How a group of medical students in the Netherlands used virtual microscopy to defy the corona quarantine
What to do, when regular microscopy training is not possible?
In light of COVID-19, the education world was shaken. No one knew what to do and how to continue especially universities. The need to continue educating was there, the only problem was they did not specifically have a solution. A global lockdown was in place and the only way to continue was to adapt and allow digital teaching methods to rise. This blog post will dive into a real-world situation where a group of Dutch medical students was in dire need to continue their education. It will highlight the problem that was faced during the COVID-19, as well as the solution that was presented by PreciPoint.
What was the greatest difficulty for the students and teachers?
Especially in the difficult times of COVID-19, digital microscopy is on the rise. During the pandemic, everything is increasingly shifting to the digital realm. The attempt to flatten the infection curve through social distancing has exponentially increased the demand for digital instruction.
Universities have been faced with a new problem: How to continue teaching students while a global lockdown is in effect? The only way to solve this massive problem is to teach digitally or not at all. Fortunately, many universities have begun to adopt digital teaching methods. This is especially important for medical and biology students. They regularly look at samples in labs to learn about topics that will be fundamental to their professions. Also, people who want to further their education, such as residents, don’t have the opportunity to look at samples in real life. A virtual classroom is an easy way to solve these problems. A group of Dutch residents in training (hematology/clinical chemistry) faced such a problem. These residents need to complete several specific courses to become experts in their specific field. An example of a course might be transfusion and hematology, which means that the resident is studying how to diagnose blood disorders. They learn a lot about how to transfuse red blood cells safely, so a lot of their time has to be spent in the lab working with technicians.
How did they deal with the new situation?
There was no possibility of further training because they were not allowed to work in their laboratory because of the COVID-19 virus. They decided to work digitally and have a digital database created. The digital database, implemented by PreciPoint, allowed them to work together and continue their training despite COVID-19. The students in residency who were able to continue learning with PreciCloud (Virtual Microscopy Platform) were impressed with the image quality and ease of use of the platform.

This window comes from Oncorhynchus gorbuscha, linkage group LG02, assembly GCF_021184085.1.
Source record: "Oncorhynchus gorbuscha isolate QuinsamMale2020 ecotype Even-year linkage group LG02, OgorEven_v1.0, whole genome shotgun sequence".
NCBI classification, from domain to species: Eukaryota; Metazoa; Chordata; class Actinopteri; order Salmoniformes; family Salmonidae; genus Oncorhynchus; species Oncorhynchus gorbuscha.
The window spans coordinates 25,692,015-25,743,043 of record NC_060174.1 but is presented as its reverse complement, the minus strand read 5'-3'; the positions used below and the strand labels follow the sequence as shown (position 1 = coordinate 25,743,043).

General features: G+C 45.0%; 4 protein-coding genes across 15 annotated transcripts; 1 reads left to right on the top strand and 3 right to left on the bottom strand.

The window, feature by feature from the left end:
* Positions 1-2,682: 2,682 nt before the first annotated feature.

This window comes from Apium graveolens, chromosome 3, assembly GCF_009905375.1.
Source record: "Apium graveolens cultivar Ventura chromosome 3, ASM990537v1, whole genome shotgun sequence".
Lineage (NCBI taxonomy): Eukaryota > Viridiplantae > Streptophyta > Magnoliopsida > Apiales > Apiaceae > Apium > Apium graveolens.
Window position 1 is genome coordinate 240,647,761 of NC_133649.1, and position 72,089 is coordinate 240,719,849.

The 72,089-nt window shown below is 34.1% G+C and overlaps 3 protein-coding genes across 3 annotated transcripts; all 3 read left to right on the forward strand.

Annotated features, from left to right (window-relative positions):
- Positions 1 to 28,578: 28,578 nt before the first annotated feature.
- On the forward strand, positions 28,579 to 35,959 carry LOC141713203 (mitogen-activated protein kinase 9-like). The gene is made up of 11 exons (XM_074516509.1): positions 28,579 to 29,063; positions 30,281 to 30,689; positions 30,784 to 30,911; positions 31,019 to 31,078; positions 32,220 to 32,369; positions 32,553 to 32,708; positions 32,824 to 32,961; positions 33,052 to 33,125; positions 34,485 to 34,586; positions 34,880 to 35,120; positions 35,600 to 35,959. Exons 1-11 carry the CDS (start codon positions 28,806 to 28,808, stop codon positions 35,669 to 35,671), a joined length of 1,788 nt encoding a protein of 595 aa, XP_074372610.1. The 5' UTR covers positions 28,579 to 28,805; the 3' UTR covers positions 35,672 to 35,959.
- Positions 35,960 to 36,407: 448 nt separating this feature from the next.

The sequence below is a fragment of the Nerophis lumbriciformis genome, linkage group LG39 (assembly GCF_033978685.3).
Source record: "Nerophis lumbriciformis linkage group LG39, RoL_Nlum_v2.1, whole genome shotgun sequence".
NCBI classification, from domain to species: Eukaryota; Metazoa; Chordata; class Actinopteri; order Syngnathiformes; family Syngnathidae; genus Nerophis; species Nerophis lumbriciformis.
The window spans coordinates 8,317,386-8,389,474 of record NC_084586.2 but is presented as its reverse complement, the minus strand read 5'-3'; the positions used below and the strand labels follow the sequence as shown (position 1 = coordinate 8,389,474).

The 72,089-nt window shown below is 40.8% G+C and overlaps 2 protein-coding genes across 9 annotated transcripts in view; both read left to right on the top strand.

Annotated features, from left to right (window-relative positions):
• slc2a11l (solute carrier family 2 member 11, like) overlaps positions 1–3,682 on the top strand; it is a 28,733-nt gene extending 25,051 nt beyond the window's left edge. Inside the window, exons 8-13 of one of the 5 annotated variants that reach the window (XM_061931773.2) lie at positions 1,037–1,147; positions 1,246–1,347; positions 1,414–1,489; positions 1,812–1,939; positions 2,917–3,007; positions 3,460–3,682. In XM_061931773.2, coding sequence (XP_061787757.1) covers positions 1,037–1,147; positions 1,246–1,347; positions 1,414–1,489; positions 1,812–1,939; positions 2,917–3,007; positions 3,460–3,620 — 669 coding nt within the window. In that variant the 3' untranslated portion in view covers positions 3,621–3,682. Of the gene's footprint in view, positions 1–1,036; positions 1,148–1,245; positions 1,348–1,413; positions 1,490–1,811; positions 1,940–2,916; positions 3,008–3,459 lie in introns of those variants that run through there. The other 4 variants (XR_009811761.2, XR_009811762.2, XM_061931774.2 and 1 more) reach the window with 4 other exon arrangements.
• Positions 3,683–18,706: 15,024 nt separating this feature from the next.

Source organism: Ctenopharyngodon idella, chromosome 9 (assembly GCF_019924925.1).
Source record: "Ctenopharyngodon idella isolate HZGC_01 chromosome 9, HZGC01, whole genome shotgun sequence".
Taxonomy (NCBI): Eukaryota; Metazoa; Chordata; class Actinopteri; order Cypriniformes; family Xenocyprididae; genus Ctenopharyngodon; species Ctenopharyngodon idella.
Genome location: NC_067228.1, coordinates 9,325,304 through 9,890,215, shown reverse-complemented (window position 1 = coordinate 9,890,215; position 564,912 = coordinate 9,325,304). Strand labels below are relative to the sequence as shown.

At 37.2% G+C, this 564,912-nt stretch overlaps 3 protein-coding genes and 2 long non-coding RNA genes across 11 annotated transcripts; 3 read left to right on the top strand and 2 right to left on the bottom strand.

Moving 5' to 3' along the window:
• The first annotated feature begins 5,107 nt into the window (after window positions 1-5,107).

There were several sessions where colleagues from all over the Netherlands could participate and learn together. This is an example of how setting up a digital learning platform can really help medical students and even residents who need to continue their education and training. Using PreciCloud in combination with video communication software, a virtual training solution was created.
What might the future look like in education?
The pandemic has changed the world, in the process increasing the need for digital microscopy among universities, professionals, researchers, etc., thus acting as a driver of digitization, as in many fields. Digital microscopy is an important new teaching tool, a pedagogical asset, and a remarkable improvement in the way microscopy education can be delivered. It offers unprecedented convenience to both students and faculty.  Virtual microscopy will revolutionize medical and biological education and create more opportunities outside the classroom. Rapid advances in the field of artificial intelligence will contribute to this. Digital microscopy will then become a basic requirement for participation in technological progress.
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 Krajci,Dimitrolos & Pospísilová, E & Cernochová, Drahomíra. (2011). Methoden der Anwendung von Virtuellen Schnitten im praktischen Unterricht der modernen Histologie.